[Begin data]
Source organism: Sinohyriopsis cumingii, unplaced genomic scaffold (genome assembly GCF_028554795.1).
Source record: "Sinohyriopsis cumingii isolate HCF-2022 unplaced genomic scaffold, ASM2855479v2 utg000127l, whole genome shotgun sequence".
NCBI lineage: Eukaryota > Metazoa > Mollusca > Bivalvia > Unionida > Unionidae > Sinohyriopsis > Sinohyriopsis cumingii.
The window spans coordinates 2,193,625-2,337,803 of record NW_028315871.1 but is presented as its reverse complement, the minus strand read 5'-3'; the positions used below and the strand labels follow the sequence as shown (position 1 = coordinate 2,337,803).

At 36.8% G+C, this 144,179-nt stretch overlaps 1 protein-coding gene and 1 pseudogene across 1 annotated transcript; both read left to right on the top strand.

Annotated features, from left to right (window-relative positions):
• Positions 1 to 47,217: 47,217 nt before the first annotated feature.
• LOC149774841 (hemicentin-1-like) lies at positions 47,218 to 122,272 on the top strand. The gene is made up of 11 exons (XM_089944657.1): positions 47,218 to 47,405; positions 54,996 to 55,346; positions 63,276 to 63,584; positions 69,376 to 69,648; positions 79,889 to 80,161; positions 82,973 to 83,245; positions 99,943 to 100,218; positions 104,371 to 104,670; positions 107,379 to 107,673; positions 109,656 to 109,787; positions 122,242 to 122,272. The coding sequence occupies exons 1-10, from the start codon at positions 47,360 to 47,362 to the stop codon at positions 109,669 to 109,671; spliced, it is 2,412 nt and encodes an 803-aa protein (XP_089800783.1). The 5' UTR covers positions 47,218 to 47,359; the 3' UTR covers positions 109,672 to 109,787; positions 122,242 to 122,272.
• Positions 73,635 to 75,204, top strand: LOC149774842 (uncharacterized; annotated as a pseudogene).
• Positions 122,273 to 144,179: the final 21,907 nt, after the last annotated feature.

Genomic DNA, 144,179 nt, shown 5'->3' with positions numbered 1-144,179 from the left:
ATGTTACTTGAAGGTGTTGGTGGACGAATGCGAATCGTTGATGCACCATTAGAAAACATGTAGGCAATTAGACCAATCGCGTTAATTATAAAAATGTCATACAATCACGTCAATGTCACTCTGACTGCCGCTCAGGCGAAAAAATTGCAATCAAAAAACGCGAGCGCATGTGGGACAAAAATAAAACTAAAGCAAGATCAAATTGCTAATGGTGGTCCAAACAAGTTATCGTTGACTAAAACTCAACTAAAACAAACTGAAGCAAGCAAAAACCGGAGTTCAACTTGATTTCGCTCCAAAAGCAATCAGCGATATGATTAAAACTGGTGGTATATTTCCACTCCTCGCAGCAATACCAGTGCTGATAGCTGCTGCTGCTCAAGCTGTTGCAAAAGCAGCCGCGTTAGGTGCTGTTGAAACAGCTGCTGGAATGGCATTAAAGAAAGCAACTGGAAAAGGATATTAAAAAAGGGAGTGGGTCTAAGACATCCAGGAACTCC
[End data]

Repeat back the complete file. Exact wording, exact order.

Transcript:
Source organism: Sinohyriopsis cumingii, unplaced genomic scaffold (genome assembly GCF_028554795.1).
Source record: "Sinohyriopsis cumingii isolate HCF-2022 unplaced genomic scaffold, ASM2855479v2 utg000127l, whole genome shotgun sequence".
NCBI lineage: Eukaryota > Metazoa > Mollusca > Bivalvia > Unionida > Unionidae > Sinohyriopsis > Sinohyriopsis cumingii.
The window spans coordinates 2,193,625-2,337,803 of record NW_028315871.1 but is presented as its reverse complement, the minus strand read 5'-3'; the positions used below and the strand labels follow the sequence as shown (position 1 = coordinate 2,337,803).

At 36.8% G+C, this 144,179-nt stretch overlaps 1 protein-coding gene and 1 pseudogene across 1 annotated transcript; both read left to right on the top strand.

Annotated features, from left to right (window-relative positions):
• Positions 1 to 47,217: 47,217 nt before the first annotated feature.
• LOC149774841 (hemicentin-1-like) lies at positions 47,218 to 122,272 on the top strand. The gene is made up of 11 exons (XM_089944657.1): positions 47,218 to 47,405; positions 54,996 to 55,346; positions 63,276 to 63,584; positions 69,376 to 69,648; positions 79,889 to 80,161; positions 82,973 to 83,245; positions 99,943 to 100,218; positions 104,371 to 104,670; positions 107,379 to 107,673; positions 109,656 to 109,787; positions 122,242 to 122,272. The coding sequence occupies exons 1-10, from the start codon at positions 47,360 to 47,362 to the stop codon at positions 109,669 to 109,671; spliced, it is 2,412 nt and encodes an 803-aa protein (XP_089800783.1). The 5' UTR covers positions 47,218 to 47,359; the 3' UTR covers positions 109,672 to 109,787; positions 122,242 to 122,272.
• Positions 73,635 to 75,204, top strand: LOC149774842 (uncharacterized; annotated as a pseudogene).
• Positions 122,273 to 144,179: the final 21,907 nt, after the last annotated feature.

Genomic DNA, 144,179 nt, shown 5'->3' with positions numbered 1-144,179 from the left:
ATGTTACTTGAAGGTGTTGGTGGACGAATGCGAATCGTTGATGCACCATTAGAAAACATGTAGGCAATTAGACCAATCGCGTTAATTATAAAAATGTCATACAATCACGTCAATGTCACTCTGACTGCCGCTCAGGCGAAAAAATTGCAATCAAAAAACGCGAGCGCATGTGGGACAAAAATAAAACTAAAGCAAGATCAAATTGCTAATGGTGGTCCAAACAAGTTATCGTTGACTAAAACTCAACTAAAACAAACTGAAGCAAGCAAAAACCGGAGTTCAACTTGATTTCGCTCCAAAAGCAATCAGCGATATGATTAAAACTGGTGGTATATTTCCACTCCTCGCAGCAATACCAGTGCTGATAGCTGCTGCTGCTCAAGCTGTTGCAAAAGCAGCCGCGTTAGGTGCTGTTGAAACAGCTGCTGGAATGGCATTAAAGAAAGCAACTGGAAAAGGATATTAAAAAAGGGAGTGGGTCTAAGACATCCAGGAACTCC